A 2012 study found that more than half of its respondents expected bricks-and-mortar retailers to be showrooms for online merchants by 2020. Now, a new report from the Columbia Business School and loyalty management firm Aimia paints a more optimistic picture for traditional retailers.
The report found that while 70% of the 3,000 consumers polled had showroomed at least once in the last year, just 6% went into the store with a plan to buy online after seeing the product in person. It also found that more than 50% were more likely to purchase in-store when they used a mobile device to find online reviews or other information.
“Our findings contradict many of the common assumptions about the threat of showrooming,” David Rogers, professor at the Columbia Business School and an author of the report, told GigaOM.com. “Many [customers with smartphones] are not showrooming but looking for the right information to be confident in their purchase.”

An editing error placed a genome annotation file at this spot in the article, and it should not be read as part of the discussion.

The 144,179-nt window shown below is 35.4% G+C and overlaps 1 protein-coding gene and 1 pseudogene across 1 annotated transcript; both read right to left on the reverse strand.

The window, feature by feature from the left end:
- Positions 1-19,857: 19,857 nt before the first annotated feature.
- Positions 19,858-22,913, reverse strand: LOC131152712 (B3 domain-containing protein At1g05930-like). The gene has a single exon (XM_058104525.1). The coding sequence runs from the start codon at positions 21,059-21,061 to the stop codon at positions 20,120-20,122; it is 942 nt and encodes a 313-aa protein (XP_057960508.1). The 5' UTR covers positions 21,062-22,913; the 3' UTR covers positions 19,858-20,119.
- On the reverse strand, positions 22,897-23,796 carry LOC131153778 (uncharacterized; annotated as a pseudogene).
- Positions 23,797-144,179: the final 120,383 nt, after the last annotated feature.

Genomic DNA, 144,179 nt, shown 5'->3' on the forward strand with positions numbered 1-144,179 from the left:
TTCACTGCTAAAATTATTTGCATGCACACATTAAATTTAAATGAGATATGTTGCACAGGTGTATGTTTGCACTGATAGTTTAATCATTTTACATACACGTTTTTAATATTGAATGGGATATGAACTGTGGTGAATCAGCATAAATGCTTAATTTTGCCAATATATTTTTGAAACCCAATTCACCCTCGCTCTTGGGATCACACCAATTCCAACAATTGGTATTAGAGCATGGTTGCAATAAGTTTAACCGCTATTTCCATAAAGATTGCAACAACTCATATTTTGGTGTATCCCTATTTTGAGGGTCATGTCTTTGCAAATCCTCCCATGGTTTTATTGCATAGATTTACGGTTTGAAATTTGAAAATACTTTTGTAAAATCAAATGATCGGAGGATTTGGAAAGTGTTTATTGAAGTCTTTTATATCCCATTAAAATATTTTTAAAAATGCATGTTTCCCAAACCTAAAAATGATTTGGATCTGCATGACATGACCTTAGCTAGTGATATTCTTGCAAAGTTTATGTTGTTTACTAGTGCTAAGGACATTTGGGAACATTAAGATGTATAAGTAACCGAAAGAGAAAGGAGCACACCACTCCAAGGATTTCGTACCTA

The study reported that most mobile shoppers use their device to check prices, but that convenience, urgency, and immediacy are reasons why they will make a purchase in-store instead of online. In addition, 48% said loyalty programs made them more likely to purchase in-store, even if they found equal or cheaper prices online, while services such as price-matching, free home delivery, and extended warranties also kept them in stores.
“Retailers don’t have to resort to automatic price-matching,” said Rick Ferguson, co-author of the report and vice president of knowledge development at Aimia. “M-shoppers show a strong willingness to join loyalty programs in exchange for rewards, and this gives retailers the chance to build long-term relationships with them.”